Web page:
There is a lot of detail in the following pages, but these are the main takeaways –
RCAP Retail Business Overview (60% of EBITDA)
In its simplest form, RCAP’sRetail business provides an integrated offering of technology, infrastructure, and operational support to a network of independent financial advisors, who service retail clients. RCAP’s financial advisors retain 85-90% of revenue from their retail clients, paying RCAP 10-15% for its services. By partnering with RCAP, advisors get access to a full suite of services, allowing them to focus solely on providing good performance for their clients and growing their client base. These economics are advantageous to the financial advisor, relative to traditional wirehouses (i.e. Bank of America Merrill Lynch, Morgan Stanley), where FAs generally retain only ~40-50% of total revenues.
RCAP is a scale player in the industry with the second largest network of financial advisors in the US. The company has over 9,700 advisors with collectively ~ $230bn in assets under administration. Advisors span primarily throughout rural and suburban areas, within all 50 states, through nearly six thousand branch offices covering 1.9 million clients. RCAP’s advisors focus on the “mass affluent” segment of the retail advice market, defined as investors with net liquid investments of $100k-$1m. This market is growing rapidly due to an increase in baby boomer retirees. In addition, RCAP’s target segment, the independent advice channel, is exhibiting strong growth due to market share gains from wirehouses. These tailwinds enable strong organic growth in RCAP’s retail segment, which has grown revenues organically in the mid-teens, currently has EBITDA margins ~8.4% PF for synergies, and represents ~60% of total company EBITDA.
RCAP’s platform is comprised of seven acquired retail businesses, Cetera, First Allied, ICH, J.P. Turner, Summit, VSR and Girard, and each will retain its own brand and management. The multibrand strategy allows for customized solutions tailored to a wider dispersion of clients and investment objectives, which aids in financial advisor recruiting and retention. RCAP’s retention rate runs at a healthy ~98%.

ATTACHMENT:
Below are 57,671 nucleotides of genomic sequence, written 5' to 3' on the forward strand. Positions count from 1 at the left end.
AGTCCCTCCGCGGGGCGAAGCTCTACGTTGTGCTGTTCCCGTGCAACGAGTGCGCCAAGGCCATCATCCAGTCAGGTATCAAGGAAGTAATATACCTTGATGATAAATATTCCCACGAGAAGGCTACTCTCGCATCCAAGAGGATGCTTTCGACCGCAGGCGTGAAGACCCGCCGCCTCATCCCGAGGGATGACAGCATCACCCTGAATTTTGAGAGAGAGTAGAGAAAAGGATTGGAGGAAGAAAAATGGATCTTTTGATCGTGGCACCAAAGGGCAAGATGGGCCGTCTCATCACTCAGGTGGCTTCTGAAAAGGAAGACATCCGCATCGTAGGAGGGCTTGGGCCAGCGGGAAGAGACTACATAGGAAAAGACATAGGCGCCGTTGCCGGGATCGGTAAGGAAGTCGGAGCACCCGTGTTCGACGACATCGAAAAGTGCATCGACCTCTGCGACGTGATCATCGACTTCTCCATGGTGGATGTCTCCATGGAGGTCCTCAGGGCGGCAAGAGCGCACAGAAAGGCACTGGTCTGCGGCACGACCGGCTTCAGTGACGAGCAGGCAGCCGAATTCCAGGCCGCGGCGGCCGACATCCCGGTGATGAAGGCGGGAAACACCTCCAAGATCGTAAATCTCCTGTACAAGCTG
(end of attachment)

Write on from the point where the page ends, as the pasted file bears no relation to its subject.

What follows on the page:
RCAP provides all the infrastructure support needed to serve clients, enabling FA’s to focus their attention on client growth, retention and new product sales. Client facing services include education, account management, client intake, reporting, document retention, automated front-middle-back office solutions, and clearing, among others. RCAP’s FA’s in turn service their own clients with traditional brokerage services, fee-based retail advice, wrap-fee programs, portfolio management services, and managed account programs, as well as access to a wide range of financial products, including fixed and variable annuities, equity and fixed income securities, and other financial products.
Retail Industry Channels
The retail advisor market is divided into five broad channels: two independent channels (independent broker-dealers and registered investment advisors (“RIAs”)) and three employee channels (wirehouse, insurance, bank). In the independent broker-dealer channel, advisors are not employees but independent contractors affiliated with a broker-dealer. Advisors rely on their broker-dealer firms for support (technology, trade execution, practice support, compliance, etc.) but are generally free to service clients as they choose. RCAP operates in this segment. In the RIA channel, RIA’s only offer fee-based advice on a set percentage of clients assets irrespective of the number of trades executed. Assets are generally held at a third-party custodian (Fidelity, Schwab, Pershing, TD Ameritrade) but managed by the financial advisor. RIAs general target a higher asset/client level versus independent broker dealers. In the wirehouse channel, advisors are employees of full-service brokerages. Revenues earned from clients are either transactional commissions or a fee based on managed asset levels. These include Merrill Lynch, MS, GS, etc. The last channels are advisors affiliated with an insurance firm, bank, or credit unions. These include companies such as AIG, RJF etc.